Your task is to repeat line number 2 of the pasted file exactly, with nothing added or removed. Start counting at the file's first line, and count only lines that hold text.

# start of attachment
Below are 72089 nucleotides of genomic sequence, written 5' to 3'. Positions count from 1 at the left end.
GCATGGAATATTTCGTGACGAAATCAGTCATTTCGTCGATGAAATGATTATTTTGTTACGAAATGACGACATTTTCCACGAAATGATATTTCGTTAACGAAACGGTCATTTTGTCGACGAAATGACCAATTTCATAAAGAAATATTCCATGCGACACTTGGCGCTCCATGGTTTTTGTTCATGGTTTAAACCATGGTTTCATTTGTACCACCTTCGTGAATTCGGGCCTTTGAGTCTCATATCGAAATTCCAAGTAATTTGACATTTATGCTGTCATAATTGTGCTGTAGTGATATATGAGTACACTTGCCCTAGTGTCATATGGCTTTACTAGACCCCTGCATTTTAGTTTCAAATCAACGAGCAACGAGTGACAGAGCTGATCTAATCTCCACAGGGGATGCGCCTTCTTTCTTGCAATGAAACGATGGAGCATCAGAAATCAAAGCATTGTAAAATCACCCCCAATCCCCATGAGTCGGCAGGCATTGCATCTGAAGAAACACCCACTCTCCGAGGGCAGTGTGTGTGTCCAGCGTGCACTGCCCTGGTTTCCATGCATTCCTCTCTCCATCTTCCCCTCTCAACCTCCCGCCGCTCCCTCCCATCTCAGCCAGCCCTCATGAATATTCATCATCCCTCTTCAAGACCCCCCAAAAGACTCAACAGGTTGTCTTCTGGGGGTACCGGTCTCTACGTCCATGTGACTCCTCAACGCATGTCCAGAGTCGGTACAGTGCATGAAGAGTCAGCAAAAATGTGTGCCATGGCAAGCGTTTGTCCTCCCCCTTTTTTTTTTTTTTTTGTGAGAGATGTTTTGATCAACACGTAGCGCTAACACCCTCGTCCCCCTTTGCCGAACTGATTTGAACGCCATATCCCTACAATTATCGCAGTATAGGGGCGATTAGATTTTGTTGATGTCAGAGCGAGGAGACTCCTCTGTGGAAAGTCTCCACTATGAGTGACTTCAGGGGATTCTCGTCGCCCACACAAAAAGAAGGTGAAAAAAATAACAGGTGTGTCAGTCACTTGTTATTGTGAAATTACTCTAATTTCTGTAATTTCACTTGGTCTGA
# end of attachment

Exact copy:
GCATGGAATATTTCGTGACGAAATCAGTCATTTCGTCGATGAAATGATTATTTTGTTACGAAATGACGACATTTTCCACGAAATGATATTTCGTTAACGAAACGGTCATTTTGTCGACGAAATGACCAATTTCATAAAGAAATATTCCATGCGACACTTGGCGCTCCATGGTTTTTGTTCATGGTTTAAACCATGGTTTCATTTGTACCACCTTCGTGAATTCGGGCCTTTGAGTCTCATATCGAAATTCCAAGTAATTTGACATTTATGCTGTCATAATTGTGCTGTAGTGATATATGAGTACACTTGCCCTAGTGTCATATGGCTTTACTAGACCCCTGCATTTTAGTTTCAAATCAACGAGCAACGAGTGACAGAGCTGATCTAATCTCCACAGGGGATGCGCCTTCTTTCTTGCAATGAAACGATGGAGCATCAGAAATCAAAGCATTGTAAAATCACCCCCAATCCCCATGAGTCGGCAGGCATTGCATCTGAAGAAACACCCACTCTCCGAGGGCAGTGTGTGTGTCCAGCGTGCACTGCCCTGGTTTCCATGCATTCCTCTCTCCATCTTCCCCTCTCAACCTCCCGCCGCTCCCTCCCATCTCAGCCAGCCCTCATGAATATTCATCATCCCTCTTCAAGACCCCCCAAAAGACTCAACAGGTTGTCTTCTGGGGGTACCGGTCTCTACGTCCATGTGACTCCTCAACGCATGTCCAGAGTCGGTACAGTGCATGAAGAGTCAGCAAAAATGTGTGCCATGGCAAGCGTTTGTCCTCCCCCTTTTTTTTTTTTTTTTGTGAGAGATGTTTTGATCAACACGTAGCGCTAACACCCTCGTCCCCCTTTGCCGAACTGATTTGAACGCCATATCCCTACAATTATCGCAGTATAGGGGCGATTAGATTTTGTTGATGTCAGAGCGAGGAGACTCCTCTGTGGAAAGTCTCCACTATGAGTGACTTCAGGGGATTCTCGTCGCCCACACAAAAAGAAGGTGAAAAAAATAACAGGTGTGTCAGTCACTTGTTATTGTGAAATTACTCTAATTTCTGTAATTTCACTTGGTCTGA